Why a Dynamic Warm-Up Is Vital

A dynamic warm up is vital to a successful training session.    There are many different versions and mixed feelings regarding whether there needs to be a ball involved or not.  Many feel any time in training that doesn’t utilize a ball is wasted time.  I, and others, feel it’s more important to get a good warm up and to have the players truly ready (both physically and mentally) for when the ball is then added to the warm up.

In this activity, start with 4 cones in a line, 10 yards apart.  Another 2 cones are in a different line 10 yards apart and 10 yards to the side of this first line. 2 more cones are in a similar line 10 yards to the other side.

Two lines of players start by going to cone 1, then to cone 2, then to cone 3, then to cone 4, then to cone 5 and then to cone 6.  When they get to cone 6 they jog back to the starting line.

* To start, the players jog through the set up.  When the first player gets to the third cone, the next players starts
* Next the players skips through while opening the gate.  This means the player brings their leg to their chest, then swings the knee to the side and then does the same with the other leg
* Next the players skips through will closing the gate (exact opposite of the previous one)
* Next the players jog through with high knees
* Next the players jog through hitting their heals to their butt.
* Next the players carioca.
* Next the players jog backwards
* Next the players jog forward at 50% speed
* Next the players go through at 75% speed
* Next the players go through at 100% sprint

This is a nice dynamic warm up that helps players get ready for their training session.  Similar warm-ups can be found from our book, Dutch Drills For Total Team Training.


  1. Dave Burns says:

    Dynamic warm-ups are taking over in a lot of sports from the old static way of stretching. I find it more effective especially at the youth level where static stretching encourages fooling around and the youth athlete loses focus. The dynamic warm-up keeps the athlete engaged.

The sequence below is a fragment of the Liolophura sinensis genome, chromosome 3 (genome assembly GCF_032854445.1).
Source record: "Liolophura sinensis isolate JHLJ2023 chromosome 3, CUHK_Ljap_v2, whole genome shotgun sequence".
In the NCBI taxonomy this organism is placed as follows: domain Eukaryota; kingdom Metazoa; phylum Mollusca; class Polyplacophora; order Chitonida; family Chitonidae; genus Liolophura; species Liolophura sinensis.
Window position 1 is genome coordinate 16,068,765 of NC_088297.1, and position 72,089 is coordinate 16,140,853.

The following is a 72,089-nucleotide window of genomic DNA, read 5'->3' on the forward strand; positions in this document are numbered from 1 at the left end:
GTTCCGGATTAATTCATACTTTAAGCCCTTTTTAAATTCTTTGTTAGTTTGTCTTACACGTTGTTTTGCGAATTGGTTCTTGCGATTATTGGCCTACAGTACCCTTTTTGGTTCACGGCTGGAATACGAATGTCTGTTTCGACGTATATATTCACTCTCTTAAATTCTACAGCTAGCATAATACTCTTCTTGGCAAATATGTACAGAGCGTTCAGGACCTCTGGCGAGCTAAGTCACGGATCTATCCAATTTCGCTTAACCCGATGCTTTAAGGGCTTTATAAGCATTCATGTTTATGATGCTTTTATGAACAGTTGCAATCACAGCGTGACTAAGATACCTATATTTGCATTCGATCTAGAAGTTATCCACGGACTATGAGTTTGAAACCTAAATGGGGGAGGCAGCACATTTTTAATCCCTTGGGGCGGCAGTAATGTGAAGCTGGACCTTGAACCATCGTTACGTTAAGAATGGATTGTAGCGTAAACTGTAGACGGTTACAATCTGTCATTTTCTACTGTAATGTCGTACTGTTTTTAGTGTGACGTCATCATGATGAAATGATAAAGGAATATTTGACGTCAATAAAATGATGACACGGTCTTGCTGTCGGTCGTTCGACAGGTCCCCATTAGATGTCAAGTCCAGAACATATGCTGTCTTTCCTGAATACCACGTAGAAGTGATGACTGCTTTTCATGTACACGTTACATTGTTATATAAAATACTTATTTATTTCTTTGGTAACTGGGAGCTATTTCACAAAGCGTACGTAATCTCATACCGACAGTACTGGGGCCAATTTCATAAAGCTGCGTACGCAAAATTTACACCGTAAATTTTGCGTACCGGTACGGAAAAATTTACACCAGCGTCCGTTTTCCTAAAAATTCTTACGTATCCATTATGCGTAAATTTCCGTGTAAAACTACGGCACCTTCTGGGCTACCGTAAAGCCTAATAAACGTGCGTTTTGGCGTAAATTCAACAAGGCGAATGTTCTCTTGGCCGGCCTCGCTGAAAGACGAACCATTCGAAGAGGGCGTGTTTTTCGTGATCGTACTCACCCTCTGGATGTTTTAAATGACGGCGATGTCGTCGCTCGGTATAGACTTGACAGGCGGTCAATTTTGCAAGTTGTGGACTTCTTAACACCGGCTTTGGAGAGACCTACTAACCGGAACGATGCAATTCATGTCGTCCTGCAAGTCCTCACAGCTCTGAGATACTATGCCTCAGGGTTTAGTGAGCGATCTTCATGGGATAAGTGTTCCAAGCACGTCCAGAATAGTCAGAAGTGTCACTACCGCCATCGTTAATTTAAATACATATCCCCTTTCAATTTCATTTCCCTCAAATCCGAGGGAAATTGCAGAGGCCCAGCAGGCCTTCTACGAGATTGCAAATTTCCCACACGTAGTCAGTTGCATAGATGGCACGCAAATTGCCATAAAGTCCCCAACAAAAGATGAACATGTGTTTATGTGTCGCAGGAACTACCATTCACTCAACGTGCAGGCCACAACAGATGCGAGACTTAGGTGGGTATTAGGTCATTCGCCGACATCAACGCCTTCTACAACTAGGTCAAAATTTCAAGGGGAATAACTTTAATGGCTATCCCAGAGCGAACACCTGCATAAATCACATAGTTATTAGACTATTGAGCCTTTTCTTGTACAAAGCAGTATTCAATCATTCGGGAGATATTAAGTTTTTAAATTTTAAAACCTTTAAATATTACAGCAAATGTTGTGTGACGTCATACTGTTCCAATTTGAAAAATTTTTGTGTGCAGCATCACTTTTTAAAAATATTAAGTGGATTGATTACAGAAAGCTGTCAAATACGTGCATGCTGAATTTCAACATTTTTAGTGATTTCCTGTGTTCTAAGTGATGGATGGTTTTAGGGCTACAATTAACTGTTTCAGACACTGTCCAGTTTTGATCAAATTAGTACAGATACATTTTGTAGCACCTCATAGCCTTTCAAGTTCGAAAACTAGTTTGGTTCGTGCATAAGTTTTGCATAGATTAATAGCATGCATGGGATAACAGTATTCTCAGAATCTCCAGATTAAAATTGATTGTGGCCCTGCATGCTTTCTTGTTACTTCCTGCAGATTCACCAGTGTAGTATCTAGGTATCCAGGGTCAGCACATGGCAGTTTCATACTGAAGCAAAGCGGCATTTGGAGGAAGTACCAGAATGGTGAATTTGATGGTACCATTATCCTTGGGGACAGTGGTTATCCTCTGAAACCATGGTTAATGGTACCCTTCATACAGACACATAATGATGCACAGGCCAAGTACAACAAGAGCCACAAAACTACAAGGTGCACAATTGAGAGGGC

2. Bob Jodoin says:

    This is a great move in the right direction. Too often I see players knock the ball around for a bit, jog a bit and then they do some lazy stretches. Thw whistles blows and they play.
    I always start with a team perimeter jog around the field. One lap if it is hot and two if it is cold. This elevates heart rates and warm body temps.
    I would (do) add in hips-back-head up-chest-up squats, one-legged squats, wide jumping squats, push-ups, standing hip circles, small and large ankle hops and then I do the running drills. These include a low lateral side shuffle from a parallel squat. I cut out the butt kickers and the carioca because, though they are traditional, they’re fairly useless. After this it is time to add the ball for touch and passing which ends in power shooting. I’ve done this for 5 years over 4 sports and have had zero non-contact injuries. On a warm game day the pre-ball warm-up is done in about 10 minutes. They take a water break and then grab a ball. Training warmups are 15-20 and they include lateral ball hops and one foot hops with a tap on the ball.
    The hips, hamstrings, glutes, calves, low back (posterior chain) and groin require the dynamic stretching and strengthening moves as they just don’t get enough from jogging and running drills. Static stretching with short hold times come after the match/training.